# Advent of Code 2021 in Kotlin - Day 12

## Introduction

In Day 12 problem we are asked to fins all possible paths between some nodes in graph with some extra restrictions. The given data that describes the graphs is quite small because the problem of finding paths in graph is hard as there may be theoretically a lot of paths to be found.

## Solution

We solve given problem with DFS algorithm in which we keep track of the current list of visited nodes from source. Additionally, we don’t mark some nodes as visited when entering them because they can be visited unlimited number of times.

We create an extra check to create common method for both parts of the problem so in the second we just mark some flag that allows us to visit single node twice. Notice, how tricky can be Kotlin definitions to make code more concise - we can write that

if (curr == to) currPath.also { reached += it }.also { return }


i.e. condition checking, modifying collection and returning in just single line of Kotlin code 😍.

We represent the graph in our approach as the map from node to the set of its adjacent nodes. To get such representation we need to group our edges and their flipped copies by the first element.

### Day12.kt

object Day12 : AdventDay() {
override fun solve() {
val graph = reads<String>()?.toGraph() ?: return

graph.allPaths(Cave("start"), Cave("end")).size.printIt()
graph.allPaths(Cave("start"), Cave("end"), allowTwice = true).size.printIt()
}
}

private fun List<String>.toGraph() = map { line ->
line.split("-").map { Cave(it) }.let { (f, s) -> Pair(f, s) }
}.let { Graph(it) }

@JvmInline
private value class Cave(val name: String) {
fun isBig() = name.any { it.isUpperCase() }
}

private class Graph(edges: List<Pair<Cave, Cave>>) {

private val adj = (edges + edges.map { Pair(it.second, it.first) })
.groupBy(keySelector = { it.first }, valueTransform = { it.second })
.mapValues { it.value.toSet() }

fun allPaths(from: Cave, to: Cave, allowTwice: Boolean = false): Set<List<Cave>> {
val reached = mutableSetOf<List<Cave>>()
fun dfs(curr: Cave, path: List<Cave>, visited: DefaultMap<Cave, Int>, canVisitAgain: Boolean) {
val currPath = path + curr
if (curr == to) currPath.also { reached += it }.also { return }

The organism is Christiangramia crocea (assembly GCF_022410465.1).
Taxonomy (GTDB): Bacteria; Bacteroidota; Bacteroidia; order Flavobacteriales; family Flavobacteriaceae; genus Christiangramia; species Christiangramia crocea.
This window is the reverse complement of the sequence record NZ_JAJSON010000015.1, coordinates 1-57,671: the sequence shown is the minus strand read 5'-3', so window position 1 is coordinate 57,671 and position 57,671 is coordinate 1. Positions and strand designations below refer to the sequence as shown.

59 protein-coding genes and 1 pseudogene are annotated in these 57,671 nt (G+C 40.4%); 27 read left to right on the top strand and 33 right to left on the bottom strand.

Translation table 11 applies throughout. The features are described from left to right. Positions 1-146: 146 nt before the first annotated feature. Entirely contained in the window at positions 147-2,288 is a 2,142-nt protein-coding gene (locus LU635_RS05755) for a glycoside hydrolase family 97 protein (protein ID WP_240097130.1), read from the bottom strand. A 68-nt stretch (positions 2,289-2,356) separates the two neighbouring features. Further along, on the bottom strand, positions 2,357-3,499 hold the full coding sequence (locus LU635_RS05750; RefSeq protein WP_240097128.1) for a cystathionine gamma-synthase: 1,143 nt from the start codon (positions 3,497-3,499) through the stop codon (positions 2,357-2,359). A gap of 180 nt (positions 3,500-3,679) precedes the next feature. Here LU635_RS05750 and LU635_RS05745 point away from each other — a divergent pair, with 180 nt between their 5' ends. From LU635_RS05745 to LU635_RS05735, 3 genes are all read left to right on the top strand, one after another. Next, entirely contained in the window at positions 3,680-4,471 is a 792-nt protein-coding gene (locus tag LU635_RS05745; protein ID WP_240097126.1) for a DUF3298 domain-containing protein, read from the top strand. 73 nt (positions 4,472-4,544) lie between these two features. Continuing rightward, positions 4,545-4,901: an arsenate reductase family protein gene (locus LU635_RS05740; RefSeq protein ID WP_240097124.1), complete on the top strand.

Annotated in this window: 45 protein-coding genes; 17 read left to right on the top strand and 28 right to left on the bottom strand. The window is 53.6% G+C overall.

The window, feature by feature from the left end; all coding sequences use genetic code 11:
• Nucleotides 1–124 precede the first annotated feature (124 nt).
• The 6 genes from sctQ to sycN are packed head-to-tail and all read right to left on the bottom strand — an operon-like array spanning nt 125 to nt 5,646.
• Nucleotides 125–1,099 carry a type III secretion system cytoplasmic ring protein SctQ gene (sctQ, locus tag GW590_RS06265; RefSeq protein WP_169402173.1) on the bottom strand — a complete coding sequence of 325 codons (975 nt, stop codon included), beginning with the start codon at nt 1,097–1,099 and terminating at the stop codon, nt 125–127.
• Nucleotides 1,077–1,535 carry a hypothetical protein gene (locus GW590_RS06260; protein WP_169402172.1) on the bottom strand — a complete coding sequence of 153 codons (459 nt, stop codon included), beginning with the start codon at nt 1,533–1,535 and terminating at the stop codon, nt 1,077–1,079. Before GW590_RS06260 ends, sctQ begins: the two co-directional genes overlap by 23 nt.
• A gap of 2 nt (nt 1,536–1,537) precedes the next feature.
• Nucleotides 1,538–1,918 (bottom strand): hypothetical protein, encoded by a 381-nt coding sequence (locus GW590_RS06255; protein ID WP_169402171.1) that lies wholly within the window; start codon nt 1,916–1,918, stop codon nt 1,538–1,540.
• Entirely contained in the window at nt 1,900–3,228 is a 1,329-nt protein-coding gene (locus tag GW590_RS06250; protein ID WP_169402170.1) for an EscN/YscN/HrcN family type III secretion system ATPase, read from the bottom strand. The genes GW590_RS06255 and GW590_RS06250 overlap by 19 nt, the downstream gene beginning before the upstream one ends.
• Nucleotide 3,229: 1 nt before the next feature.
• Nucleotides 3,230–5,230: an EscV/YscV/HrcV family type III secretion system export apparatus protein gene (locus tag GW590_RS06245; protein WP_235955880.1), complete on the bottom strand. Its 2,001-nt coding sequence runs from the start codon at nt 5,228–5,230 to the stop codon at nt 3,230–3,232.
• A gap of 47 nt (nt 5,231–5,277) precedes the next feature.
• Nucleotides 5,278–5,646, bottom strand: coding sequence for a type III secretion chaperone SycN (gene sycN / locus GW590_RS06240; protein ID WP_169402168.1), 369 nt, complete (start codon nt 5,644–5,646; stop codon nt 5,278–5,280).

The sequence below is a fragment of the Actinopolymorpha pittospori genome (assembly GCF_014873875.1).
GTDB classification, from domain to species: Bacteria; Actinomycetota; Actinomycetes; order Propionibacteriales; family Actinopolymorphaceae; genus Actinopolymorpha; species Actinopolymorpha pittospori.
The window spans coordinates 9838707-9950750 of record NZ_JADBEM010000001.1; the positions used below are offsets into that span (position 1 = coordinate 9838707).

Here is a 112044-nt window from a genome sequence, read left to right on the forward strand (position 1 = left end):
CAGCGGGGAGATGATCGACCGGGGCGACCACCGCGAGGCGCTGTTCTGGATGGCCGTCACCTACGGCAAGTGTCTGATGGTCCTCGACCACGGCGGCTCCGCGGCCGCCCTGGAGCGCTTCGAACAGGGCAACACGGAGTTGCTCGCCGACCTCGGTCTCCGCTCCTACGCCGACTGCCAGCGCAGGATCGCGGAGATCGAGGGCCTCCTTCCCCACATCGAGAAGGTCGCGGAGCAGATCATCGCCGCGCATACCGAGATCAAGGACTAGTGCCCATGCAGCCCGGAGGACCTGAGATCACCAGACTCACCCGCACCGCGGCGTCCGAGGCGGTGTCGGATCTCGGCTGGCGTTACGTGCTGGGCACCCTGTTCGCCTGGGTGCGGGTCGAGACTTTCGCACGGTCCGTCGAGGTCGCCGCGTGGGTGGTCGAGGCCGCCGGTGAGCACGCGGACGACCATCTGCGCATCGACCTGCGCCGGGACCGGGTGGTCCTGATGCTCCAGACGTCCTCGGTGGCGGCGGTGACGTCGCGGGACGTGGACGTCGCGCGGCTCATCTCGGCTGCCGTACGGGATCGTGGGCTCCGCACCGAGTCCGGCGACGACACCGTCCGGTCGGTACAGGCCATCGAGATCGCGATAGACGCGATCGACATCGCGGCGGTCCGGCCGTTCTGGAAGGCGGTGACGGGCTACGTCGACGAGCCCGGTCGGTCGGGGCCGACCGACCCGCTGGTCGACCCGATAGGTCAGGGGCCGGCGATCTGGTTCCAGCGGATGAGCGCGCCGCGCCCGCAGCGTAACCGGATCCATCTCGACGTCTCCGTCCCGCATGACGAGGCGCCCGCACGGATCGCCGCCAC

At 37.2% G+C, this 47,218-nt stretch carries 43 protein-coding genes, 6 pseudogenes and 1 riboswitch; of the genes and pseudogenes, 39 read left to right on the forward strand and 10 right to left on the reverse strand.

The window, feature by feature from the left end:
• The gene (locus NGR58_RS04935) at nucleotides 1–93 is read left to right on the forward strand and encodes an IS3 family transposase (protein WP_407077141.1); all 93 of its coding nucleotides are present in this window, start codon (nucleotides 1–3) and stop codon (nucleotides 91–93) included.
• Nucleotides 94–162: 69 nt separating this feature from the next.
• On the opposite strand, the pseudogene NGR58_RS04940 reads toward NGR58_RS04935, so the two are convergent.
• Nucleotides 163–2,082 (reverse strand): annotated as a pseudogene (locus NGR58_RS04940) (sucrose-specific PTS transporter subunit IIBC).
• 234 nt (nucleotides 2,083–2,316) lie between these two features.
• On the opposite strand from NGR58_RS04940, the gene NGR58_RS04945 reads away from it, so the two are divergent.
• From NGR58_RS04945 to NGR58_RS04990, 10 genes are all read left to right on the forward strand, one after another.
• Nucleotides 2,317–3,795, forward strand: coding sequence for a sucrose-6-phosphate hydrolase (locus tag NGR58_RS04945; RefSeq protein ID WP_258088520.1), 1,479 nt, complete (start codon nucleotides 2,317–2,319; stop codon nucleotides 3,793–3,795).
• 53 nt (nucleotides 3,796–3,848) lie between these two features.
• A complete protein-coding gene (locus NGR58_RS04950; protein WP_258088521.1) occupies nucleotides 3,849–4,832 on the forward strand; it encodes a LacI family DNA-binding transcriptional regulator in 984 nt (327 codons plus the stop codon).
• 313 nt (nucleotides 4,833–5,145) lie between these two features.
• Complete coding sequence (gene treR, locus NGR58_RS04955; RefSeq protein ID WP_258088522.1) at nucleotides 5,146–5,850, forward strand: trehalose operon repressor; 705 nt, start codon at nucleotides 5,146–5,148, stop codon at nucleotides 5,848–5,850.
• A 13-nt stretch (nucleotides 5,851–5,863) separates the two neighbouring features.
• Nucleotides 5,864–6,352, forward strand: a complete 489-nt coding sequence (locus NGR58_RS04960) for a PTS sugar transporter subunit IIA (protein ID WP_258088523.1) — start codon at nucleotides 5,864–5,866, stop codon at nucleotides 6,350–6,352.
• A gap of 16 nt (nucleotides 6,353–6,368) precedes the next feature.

val currVisited = if (curr.isBig()) visited else visited + (curr to visited[curr] + 1)
?.filter { visited[it] == 0 || (canVisitAgain && visited[it] == 1) }
?.filterNot { it == from }
?.forEach { dfs(it, currPath, currVisited, if (visited[it] == 1) false else canVisitAgain) }
}
return reached.also { dfs(from, emptyList(), DefaultMap(0), allowTwice) }
}
}


## Extra notes

See that we use some magical value class in this problem which is some new Kotlin construct that corresponds to old inline classes. They have some similar properties as data classes as they have a lot of predefined functions, but they can (and have to) have only a single field with some value (for now).

Basically, we can learn a lot about them from the KEEP that introduced them to the language, but they were introduced because of a few reasons. They allow us to create new types with no overhead in performance and memory. That means it’s much more powerful than introducing the typealias to our model. That’s because defining

@JvmInline
value class Name(val value: String)


is much more powerful than having

typealias Name = String


because in the second situation we can mix String with Name while in the first we cannot. Additionally, for value classes we can define extra functions that can be called only for them - same as we would work with some custom type.

There is also a lot of effort in improving performance of such data, so we can read about Project Valhalla in the KEEP description. It describes also the possibility of optimizing the arrays of such created types, so they could be as arrays of primitives in memory.

###### Student of Computer Science

My interests include robotics (mainly with Arduino), mobile development for Android (love Kotlin) and Java SE/EE applications development.